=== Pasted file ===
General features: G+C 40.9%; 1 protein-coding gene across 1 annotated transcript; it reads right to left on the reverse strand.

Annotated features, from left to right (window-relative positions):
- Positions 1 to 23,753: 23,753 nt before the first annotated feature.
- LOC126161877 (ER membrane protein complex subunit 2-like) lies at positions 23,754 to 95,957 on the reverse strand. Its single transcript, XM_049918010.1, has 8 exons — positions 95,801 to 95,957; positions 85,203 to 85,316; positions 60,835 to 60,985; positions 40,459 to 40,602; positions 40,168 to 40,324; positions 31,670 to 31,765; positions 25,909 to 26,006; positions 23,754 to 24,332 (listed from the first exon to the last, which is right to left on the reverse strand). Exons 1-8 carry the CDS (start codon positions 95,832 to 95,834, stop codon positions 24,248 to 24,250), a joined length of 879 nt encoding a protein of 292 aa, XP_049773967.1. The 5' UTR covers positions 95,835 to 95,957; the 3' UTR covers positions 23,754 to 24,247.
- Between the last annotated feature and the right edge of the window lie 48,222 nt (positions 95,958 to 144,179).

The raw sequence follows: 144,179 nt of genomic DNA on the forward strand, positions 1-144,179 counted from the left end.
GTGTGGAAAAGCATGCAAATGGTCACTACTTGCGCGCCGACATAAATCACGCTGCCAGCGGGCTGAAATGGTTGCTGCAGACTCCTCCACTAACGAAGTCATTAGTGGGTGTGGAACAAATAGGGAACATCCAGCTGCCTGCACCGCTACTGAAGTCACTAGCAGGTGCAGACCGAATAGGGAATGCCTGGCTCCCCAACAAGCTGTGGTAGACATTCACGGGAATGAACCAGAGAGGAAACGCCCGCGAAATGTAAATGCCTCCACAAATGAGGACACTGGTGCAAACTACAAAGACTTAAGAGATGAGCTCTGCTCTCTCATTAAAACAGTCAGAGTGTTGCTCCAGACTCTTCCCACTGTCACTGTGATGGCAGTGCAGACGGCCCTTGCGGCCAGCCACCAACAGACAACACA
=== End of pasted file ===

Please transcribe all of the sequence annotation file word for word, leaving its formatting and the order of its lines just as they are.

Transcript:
General features: G+C 40.9%; 1 protein-coding gene across 1 annotated transcript; it reads right to left on the reverse strand.

Annotated features, from left to right (window-relative positions):
- Positions 1 to 23,753: 23,753 nt before the first annotated feature.
- LOC126161877 (ER membrane protein complex subunit 2-like) lies at positions 23,754 to 95,957 on the reverse strand. Its single transcript, XM_049918010.1, has 8 exons — positions 95,801 to 95,957; positions 85,203 to 85,316; positions 60,835 to 60,985; positions 40,459 to 40,602; positions 40,168 to 40,324; positions 31,670 to 31,765; positions 25,909 to 26,006; positions 23,754 to 24,332 (listed from the first exon to the last, which is right to left on the reverse strand). Exons 1-8 carry the CDS (start codon positions 95,832 to 95,834, stop codon positions 24,248 to 24,250), a joined length of 879 nt encoding a protein of 292 aa, XP_049773967.1. The 5' UTR covers positions 95,835 to 95,957; the 3' UTR covers positions 23,754 to 24,247.
- Between the last annotated feature and the right edge of the window lie 48,222 nt (positions 95,958 to 144,179).

The raw sequence follows: 144,179 nt of genomic DNA on the forward strand, positions 1-144,179 counted from the left end.
GTGTGGAAAAGCATGCAAATGGTCACTACTTGCGCGCCGACATAAATCACGCTGCCAGCGGGCTGAAATGGTTGCTGCAGACTCCTCCACTAACGAAGTCATTAGTGGGTGTGGAACAAATAGGGAACATCCAGCTGCCTGCACCGCTACTGAAGTCACTAGCAGGTGCAGACCGAATAGGGAATGCCTGGCTCCCCAACAAGCTGTGGTAGACATTCACGGGAATGAACCAGAGAGGAAACGCCCGCGAAATGTAAATGCCTCCACAAATGAGGACACTGGTGCAAACTACAAAGACTTAAGAGATGAGCTCTGCTCTCTCATTAAAACAGTCAGAGTGTTGCTCCAGACTCTTCCCACTGTCACTGTGATGGCAGTGCAGACGGCCCTTGCGGCCAGCCACCAACAGACAACACA